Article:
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Foley P.M.,Center for Green Chemistry | Phimphachanh A.,Lycee Pierre Gilles de Gennes Ecole Nationale de Chimie | Beach E.S.,Center for Green Chemistry | Zimmerman J.B.,Center for Green Chemistry | Anastas P.T.,Center for Green Chemistry
Green Chemistry | Year: 2011

Carbohydrate-based surfactants have long been of interest due to their desirable performance properties and their potential to be derived from renewable feedstocks. Although most carbohydrate based surfactants utilize an O-glycosidic linkage, recent advances in carbohydrate C-C bond formation allows for the facile synthesis of new classes of carbohydrate-based surfactants on a C-glycosidic linkage. Herein is described an approach that can generate a wide variety of C-glycoside surfactants in moderate to very good yield by treating the nonulose C-glycoside intermediate first described by Lubineau et al. with pyrrolidine in the presence of an alkyl aldehyde. Depending on the stoichiometry and reaction conditions, this chemistry will result in either a linear enone C-glycoside, or a cyclohexenone C-glycoside, both of which demonstrate interesting surfactant properties. Further, the linear enone series can be photochemically modified or reacted with other alkyl aldehydes to generate additional analogs. © 2011 The Royal Society of Chemistry. Source


Zeng A.X.,Center for Green Chemistry | Chin S.-T.,Center for Green Chemistry | Marriott P.J.,Center for Green Chemistry
Journal of Separation Science | Year: 2013

Fatty acid methyl ester (FAME) profiling in complex fish oil and milk fat samples was studied using integrated comprehensive 2D GC (GC × GC) and multidimensional GC (MDGC). Using GC × GC, FAME compounds - cis- and trans-isomers, and essential fatty acid isomers - ranging from C18 to C22 in fish oil and C18 in milk fat were clearly displayed in contour plot format according to structural properties and patterns, further identified based on authentic standards. Incompletely resolved regions were subjected to MDGC, with Cn (n = 18, 20) zones transferred to a 2D column. Elution behavior of C18 FAME on various 2D column phases (ionic liquids IL111, IL100, IL76, and modified PEG) was evaluated. Individual isolated Cn zones demonstrated about four-fold increased peak capacities. The IL100 provided superior separation, good peak shape, and utilization of elution space. For milk fat-derived FAME, the 2D chromatogram revealed at least three peaks corresponding to C18:1, more than six peaks for cis/trans-C18:2 isomers, and two peaks for C18:3. More than 17 peaks were obtained for the C20 region of fish oil-derived FAMEs using MDGC, compared with ten peaks using GC × GC. The MDGC strategy is useful for improved FAME isomer separation and confirmation. © 2013 WILEY-VCH Verlag GmbH & Co. KGaA, Weinheim. Source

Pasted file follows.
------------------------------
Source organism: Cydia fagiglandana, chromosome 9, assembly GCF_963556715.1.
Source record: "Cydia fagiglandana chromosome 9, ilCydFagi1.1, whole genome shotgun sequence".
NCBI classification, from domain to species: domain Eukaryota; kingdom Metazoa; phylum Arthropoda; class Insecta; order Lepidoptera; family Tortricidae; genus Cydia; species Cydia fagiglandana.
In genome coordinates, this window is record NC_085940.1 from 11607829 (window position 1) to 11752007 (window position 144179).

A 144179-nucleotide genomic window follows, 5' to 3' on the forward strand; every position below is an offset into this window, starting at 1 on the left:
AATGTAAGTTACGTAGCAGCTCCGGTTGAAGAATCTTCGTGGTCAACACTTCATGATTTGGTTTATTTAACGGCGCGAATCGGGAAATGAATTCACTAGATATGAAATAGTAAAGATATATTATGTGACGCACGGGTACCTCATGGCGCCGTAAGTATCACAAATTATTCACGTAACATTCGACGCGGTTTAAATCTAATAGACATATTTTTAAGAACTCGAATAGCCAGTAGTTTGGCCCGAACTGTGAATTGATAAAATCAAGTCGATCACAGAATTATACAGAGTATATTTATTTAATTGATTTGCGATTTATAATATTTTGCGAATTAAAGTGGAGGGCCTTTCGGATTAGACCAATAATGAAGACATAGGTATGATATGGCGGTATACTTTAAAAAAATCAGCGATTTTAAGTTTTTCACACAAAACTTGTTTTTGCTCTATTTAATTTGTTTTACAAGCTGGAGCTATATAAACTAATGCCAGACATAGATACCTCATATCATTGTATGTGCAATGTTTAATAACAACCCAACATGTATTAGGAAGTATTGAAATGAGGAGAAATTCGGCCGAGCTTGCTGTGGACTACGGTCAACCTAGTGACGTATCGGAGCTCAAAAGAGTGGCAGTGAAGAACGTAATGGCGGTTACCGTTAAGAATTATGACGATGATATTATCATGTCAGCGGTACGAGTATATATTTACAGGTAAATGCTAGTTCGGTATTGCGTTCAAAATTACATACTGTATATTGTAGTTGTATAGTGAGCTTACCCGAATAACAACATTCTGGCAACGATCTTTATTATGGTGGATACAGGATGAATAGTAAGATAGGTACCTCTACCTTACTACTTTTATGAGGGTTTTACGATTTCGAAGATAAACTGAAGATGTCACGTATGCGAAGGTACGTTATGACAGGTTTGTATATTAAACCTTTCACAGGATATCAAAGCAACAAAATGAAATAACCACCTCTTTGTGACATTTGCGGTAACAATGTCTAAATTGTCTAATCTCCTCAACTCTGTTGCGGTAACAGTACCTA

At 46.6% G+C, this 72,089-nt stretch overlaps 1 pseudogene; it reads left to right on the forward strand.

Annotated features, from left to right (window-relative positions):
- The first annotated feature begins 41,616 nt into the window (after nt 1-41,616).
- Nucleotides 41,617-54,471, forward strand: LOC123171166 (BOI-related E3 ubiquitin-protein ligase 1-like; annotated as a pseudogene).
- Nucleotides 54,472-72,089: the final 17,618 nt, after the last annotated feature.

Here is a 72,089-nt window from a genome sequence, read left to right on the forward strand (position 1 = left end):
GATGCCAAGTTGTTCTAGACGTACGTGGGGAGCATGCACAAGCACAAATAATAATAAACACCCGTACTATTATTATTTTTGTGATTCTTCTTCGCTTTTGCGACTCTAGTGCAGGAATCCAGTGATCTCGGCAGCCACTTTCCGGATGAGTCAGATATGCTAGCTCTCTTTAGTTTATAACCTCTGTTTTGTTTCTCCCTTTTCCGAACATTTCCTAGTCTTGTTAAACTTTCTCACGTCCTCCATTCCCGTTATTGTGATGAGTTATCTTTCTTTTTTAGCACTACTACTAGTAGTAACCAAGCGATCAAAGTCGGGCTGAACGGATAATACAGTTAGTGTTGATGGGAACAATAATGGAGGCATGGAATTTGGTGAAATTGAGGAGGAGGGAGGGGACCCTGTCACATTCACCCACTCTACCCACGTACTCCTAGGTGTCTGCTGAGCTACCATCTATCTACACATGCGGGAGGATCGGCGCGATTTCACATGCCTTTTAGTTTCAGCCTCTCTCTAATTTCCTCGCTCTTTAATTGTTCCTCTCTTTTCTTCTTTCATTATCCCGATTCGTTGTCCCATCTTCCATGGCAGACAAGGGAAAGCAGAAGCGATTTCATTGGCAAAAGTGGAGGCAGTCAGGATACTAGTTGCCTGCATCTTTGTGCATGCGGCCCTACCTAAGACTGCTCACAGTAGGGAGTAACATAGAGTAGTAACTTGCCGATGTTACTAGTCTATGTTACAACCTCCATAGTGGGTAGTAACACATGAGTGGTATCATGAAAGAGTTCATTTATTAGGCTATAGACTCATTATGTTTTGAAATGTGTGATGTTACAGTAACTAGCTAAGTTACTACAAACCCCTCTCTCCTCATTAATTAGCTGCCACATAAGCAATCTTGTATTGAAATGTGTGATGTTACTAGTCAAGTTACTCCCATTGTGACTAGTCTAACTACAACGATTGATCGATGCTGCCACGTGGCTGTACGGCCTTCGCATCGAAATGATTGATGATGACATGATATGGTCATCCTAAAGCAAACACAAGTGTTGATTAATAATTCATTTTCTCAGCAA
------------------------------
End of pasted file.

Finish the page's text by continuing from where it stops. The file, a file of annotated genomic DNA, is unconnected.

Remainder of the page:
Wallis P.J.,Center for Green Chemistry | Wallis P.J.,Monash University | Gates W.P.,Monash University | Patti A.F.,Center for Green Chemistry | Patti A.F.,Monash University
Langmuir | Year: 2010

Fe(III) montmorillonite clay that was partially exchanged with hexadecyltrimethylammonium (HDTMA +) cations achieved increased catalytic activity for the oxidative coupling of hydrophobic organic substrates. A series of mixedcation organoclays were produced, where the organic cation content ranged from 6 to 50% relative to the cationexchange capacity (CEC) of the clay, and were tested for catalytic activity using different Fe(III)-mediated oxidative coupling reactions. Enhanced catalytic activity by Fe 3+/HDTMA + montmorillonite for coupling hydrophobic substrates was observed, with maximum catalytic activity in the oxidative coupling of 2-naphthol observed at 6% HDTMA + coverage. However, maximum catalytic activity with a more hydrophobic substrate, anthrone, was achieved with 50% HDTMA + coverage, indicating that matching levels of organic modification to substrate hydrophobicity improves catalytic activity. The organization of the organic cations at the clay surfaces proved to be heterogeneous, as determined by scanning transmission X-ray microscopy (STXM) and powder X-ray diffraction. Results from molecular dynamics simulations supported the heterogeneous nature of the catalysts but also pointed toward large regions within the interlayers that may be filled with nonreactive hydrated Fe oxides resulting from the organic cation treatment. The exchangeable Fe content of the organic treated clays, as determined by AAS and ICP measurements, was observed to be higher than expected relative to that of Fe-saturated clay, substantiating this hypothesis. These findings have implications for the development of substrate-specific clay catalysts, where the composition and configuration of exchangeable cations can be matched to a particular substrate or reaction. © 2010 American Chemical Society. Source

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